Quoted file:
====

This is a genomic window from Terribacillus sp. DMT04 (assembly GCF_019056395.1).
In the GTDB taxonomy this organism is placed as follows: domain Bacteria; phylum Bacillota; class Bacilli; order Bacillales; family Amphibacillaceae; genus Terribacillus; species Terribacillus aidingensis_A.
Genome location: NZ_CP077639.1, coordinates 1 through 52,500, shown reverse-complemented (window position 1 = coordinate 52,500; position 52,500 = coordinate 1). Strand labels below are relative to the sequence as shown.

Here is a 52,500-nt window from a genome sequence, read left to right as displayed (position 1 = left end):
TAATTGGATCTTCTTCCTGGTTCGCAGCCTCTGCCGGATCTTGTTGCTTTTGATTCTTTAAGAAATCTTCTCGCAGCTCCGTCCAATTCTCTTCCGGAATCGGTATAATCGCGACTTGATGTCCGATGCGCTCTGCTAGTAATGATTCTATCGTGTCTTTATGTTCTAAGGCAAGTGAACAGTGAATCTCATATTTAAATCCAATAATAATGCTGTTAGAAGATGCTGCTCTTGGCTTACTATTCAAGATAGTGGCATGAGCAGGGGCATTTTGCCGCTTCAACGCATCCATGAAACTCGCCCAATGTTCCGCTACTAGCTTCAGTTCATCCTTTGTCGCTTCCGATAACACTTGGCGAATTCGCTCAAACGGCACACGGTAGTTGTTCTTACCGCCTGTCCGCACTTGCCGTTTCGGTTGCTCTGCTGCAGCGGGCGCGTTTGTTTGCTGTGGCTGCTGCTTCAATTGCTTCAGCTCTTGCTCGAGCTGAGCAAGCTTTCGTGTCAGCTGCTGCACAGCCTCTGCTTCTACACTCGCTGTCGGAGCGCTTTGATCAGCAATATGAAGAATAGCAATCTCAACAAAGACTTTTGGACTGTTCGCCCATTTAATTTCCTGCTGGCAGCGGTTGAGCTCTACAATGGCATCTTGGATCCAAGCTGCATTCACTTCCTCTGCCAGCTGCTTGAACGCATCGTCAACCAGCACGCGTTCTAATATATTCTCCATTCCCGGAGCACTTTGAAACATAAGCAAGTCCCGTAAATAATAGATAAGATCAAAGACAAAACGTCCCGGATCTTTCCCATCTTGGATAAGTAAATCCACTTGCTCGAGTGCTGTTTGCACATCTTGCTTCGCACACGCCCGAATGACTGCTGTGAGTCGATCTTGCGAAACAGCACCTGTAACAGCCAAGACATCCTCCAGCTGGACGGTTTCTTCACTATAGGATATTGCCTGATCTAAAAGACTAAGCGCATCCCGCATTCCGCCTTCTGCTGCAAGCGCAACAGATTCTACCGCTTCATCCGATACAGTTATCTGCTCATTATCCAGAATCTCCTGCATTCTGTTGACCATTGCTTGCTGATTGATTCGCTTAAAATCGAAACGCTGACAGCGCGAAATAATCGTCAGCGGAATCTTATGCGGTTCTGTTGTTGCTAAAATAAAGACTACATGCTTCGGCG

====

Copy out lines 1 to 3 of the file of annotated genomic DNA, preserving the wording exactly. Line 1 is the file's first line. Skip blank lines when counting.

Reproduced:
This is a genomic window from Terribacillus sp. DMT04 (assembly GCF_019056395.1).
In the GTDB taxonomy this organism is placed as follows: domain Bacteria; phylum Bacillota; class Bacilli; order Bacillales; family Amphibacillaceae; genus Terribacillus; species Terribacillus aidingensis_A.
Genome location: NZ_CP077639.1, coordinates 1 through 52,500, shown reverse-complemented (window position 1 = coordinate 52,500; position 52,500 = coordinate 1). Strand labels below are relative to the sequence as shown.